Child's, The English And Scottish Ballads

Volume 4 of 8 from 1860 edition -online book

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166 THE BLIND BEGGAR'S DAUGHTER
As swift as the wind to ride they were seen, Until they came near unto Bednall Green, And as the knight lighted most courteously, w They fought against him for pretty Bessee.
But rescue came presently over the plain, Or else the knight there for his love had been slain; The fray being ended, they straightway did see His kinsman come railing at pretty Bessee. 100
Then bespoke the Blind Beggar, "Altho' I be poor, Rail not against my child at my own door; Though she be not decked in velvet and pearl, Yet I will drop angels with thee for my girl;
" And then if my gold should better her birth, ice And equal the gold you lay on the earth, Then neither rail you, nor grudge you to see The Blind Beggars daughter a lady to be.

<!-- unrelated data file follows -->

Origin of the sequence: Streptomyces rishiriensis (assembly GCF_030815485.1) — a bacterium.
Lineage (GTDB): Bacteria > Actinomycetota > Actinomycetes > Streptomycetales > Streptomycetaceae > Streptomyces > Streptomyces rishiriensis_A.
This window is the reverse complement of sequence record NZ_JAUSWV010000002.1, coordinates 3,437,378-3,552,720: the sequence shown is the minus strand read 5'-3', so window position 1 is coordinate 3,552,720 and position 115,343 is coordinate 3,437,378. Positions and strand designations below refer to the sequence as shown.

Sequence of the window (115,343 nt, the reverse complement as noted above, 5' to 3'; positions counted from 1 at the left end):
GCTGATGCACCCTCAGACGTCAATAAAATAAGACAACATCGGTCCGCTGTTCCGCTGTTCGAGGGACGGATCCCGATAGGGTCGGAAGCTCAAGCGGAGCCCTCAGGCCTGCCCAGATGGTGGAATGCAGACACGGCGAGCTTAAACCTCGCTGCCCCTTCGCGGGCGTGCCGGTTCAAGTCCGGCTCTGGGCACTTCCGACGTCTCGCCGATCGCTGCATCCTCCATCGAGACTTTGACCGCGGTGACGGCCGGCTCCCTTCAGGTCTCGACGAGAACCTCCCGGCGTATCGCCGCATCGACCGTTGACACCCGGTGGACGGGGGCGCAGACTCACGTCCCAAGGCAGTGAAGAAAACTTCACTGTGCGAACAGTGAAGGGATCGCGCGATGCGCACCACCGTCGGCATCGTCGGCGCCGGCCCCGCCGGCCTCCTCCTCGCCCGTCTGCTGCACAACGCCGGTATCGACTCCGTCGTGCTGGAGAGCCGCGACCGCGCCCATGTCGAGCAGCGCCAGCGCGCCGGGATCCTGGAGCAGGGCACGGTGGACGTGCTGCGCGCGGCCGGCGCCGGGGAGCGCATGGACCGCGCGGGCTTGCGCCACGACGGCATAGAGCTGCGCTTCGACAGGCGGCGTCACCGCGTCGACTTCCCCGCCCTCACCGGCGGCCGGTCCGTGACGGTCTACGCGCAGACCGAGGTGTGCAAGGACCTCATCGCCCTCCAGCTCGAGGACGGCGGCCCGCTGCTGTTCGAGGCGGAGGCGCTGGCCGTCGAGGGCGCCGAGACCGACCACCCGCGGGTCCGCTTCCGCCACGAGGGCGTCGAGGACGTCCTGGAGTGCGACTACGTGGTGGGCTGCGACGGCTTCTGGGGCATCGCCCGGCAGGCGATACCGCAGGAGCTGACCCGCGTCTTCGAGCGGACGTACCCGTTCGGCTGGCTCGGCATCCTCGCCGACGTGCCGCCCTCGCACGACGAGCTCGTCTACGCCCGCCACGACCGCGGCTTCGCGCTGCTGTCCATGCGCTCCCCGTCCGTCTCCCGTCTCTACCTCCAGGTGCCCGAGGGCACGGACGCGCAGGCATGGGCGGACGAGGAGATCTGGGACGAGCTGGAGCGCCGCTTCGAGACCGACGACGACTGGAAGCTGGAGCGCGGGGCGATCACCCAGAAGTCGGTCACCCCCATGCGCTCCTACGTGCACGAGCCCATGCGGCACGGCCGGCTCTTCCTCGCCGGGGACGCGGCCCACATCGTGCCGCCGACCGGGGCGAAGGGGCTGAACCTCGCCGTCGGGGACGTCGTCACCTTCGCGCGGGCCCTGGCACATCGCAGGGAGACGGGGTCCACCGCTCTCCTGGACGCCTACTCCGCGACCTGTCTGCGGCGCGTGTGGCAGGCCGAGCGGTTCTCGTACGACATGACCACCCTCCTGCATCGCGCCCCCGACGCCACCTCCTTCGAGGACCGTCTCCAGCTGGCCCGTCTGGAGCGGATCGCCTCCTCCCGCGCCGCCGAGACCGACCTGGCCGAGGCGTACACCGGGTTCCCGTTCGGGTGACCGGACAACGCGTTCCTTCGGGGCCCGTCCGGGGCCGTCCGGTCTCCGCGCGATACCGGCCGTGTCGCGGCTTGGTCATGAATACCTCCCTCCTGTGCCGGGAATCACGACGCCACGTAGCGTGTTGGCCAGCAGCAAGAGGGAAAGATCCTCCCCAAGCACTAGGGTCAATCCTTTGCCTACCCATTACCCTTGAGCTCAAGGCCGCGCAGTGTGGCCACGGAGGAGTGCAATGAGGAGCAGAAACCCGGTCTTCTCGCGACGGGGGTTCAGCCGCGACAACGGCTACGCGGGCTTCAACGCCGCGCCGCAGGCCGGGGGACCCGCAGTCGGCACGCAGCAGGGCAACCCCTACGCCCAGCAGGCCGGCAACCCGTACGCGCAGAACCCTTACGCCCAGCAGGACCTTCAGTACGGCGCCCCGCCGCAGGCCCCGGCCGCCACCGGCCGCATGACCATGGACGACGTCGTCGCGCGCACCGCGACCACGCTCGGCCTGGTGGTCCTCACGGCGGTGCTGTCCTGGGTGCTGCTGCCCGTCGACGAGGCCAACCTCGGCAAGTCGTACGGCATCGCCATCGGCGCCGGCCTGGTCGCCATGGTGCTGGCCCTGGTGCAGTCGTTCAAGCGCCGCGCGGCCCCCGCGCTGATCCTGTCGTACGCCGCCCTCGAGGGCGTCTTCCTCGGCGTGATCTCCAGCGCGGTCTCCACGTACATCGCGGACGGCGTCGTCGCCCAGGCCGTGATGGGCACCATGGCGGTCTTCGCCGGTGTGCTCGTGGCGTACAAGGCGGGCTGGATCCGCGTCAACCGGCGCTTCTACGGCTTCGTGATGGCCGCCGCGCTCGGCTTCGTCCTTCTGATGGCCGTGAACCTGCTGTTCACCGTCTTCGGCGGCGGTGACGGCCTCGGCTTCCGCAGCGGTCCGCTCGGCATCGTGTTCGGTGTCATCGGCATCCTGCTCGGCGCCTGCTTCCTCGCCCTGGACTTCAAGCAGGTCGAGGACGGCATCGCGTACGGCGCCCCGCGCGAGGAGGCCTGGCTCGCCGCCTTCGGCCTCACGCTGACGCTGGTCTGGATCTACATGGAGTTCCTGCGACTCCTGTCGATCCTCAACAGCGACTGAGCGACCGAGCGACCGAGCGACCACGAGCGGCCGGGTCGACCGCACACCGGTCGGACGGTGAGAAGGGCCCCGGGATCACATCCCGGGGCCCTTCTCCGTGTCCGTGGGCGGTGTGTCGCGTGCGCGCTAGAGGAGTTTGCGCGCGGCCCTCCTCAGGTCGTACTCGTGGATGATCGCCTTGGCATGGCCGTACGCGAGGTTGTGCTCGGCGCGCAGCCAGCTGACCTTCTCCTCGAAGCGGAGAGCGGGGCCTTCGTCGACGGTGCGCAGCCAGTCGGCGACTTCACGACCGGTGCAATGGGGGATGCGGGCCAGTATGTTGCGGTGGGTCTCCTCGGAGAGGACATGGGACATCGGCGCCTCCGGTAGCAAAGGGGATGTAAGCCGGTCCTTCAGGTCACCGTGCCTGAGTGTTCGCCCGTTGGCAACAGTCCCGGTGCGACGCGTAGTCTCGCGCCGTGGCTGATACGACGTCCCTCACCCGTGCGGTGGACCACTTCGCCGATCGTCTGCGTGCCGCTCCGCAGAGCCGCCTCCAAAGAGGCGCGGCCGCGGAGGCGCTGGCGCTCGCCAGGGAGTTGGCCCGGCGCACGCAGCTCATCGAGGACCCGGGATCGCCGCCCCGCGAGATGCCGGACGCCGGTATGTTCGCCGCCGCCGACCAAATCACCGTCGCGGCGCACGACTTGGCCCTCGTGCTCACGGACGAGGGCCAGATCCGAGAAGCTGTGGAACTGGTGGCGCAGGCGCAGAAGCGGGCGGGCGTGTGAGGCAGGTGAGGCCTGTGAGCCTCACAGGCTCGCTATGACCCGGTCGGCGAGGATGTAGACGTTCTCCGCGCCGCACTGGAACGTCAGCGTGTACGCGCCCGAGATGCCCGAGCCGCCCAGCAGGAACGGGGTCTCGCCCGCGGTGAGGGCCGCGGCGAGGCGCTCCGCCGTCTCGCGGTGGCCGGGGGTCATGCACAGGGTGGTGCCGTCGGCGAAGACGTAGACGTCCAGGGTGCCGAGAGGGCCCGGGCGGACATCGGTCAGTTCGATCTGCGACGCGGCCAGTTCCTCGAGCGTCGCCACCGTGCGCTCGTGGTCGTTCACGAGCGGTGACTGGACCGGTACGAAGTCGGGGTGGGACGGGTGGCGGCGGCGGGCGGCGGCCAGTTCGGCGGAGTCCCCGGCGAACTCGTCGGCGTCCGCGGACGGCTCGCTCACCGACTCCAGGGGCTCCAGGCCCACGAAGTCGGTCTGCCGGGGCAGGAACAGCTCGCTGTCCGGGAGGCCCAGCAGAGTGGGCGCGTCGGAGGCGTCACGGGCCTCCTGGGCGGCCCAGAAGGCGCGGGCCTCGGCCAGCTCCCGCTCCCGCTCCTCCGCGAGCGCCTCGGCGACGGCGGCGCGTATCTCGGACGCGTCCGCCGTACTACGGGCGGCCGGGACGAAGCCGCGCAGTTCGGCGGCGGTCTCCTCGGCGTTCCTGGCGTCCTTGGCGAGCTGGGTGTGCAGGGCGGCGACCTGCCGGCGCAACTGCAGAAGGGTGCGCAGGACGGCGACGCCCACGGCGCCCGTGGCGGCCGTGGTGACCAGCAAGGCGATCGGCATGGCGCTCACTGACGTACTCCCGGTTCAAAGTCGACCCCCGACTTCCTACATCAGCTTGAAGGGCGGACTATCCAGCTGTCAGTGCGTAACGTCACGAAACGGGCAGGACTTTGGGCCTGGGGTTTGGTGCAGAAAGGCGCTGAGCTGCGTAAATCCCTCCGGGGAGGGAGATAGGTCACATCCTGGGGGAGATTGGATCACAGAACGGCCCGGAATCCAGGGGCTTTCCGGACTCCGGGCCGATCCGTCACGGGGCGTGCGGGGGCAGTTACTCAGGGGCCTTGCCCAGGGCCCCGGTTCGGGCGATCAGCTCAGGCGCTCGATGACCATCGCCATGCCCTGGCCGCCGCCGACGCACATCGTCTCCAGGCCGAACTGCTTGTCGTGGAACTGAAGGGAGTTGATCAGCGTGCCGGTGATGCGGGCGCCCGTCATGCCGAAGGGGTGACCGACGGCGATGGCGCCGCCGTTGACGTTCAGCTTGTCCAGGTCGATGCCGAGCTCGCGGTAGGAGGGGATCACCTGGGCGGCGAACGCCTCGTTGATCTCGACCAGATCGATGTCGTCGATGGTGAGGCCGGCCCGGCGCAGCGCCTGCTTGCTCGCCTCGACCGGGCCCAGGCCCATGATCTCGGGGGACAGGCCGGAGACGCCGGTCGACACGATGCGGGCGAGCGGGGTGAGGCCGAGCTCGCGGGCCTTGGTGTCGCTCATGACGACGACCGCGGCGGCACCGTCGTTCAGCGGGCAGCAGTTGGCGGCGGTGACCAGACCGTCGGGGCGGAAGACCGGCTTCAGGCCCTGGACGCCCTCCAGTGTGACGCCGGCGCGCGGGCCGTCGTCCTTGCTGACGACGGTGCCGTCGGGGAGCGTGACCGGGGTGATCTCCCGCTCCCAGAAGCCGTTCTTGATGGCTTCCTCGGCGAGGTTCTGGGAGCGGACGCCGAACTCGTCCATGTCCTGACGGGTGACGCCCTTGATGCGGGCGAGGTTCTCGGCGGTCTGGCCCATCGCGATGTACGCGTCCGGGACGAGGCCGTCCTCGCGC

" But first, I will hear, and have it well known, The gold that you drop it shall be all you own ;" no " With that," they replied, " contented we be ; " " Then heres," quoth the beggar, " for pretty Bessee."
With that an angel he dropped on the ground, And dropped, in angels, full three thousand pound ; And oftentimes it proved most plain,                   115
For the gentlemans one, the beggar dropped twain.







E-Book - An Annotated Compendium of Old Time American Songs by James Alverson III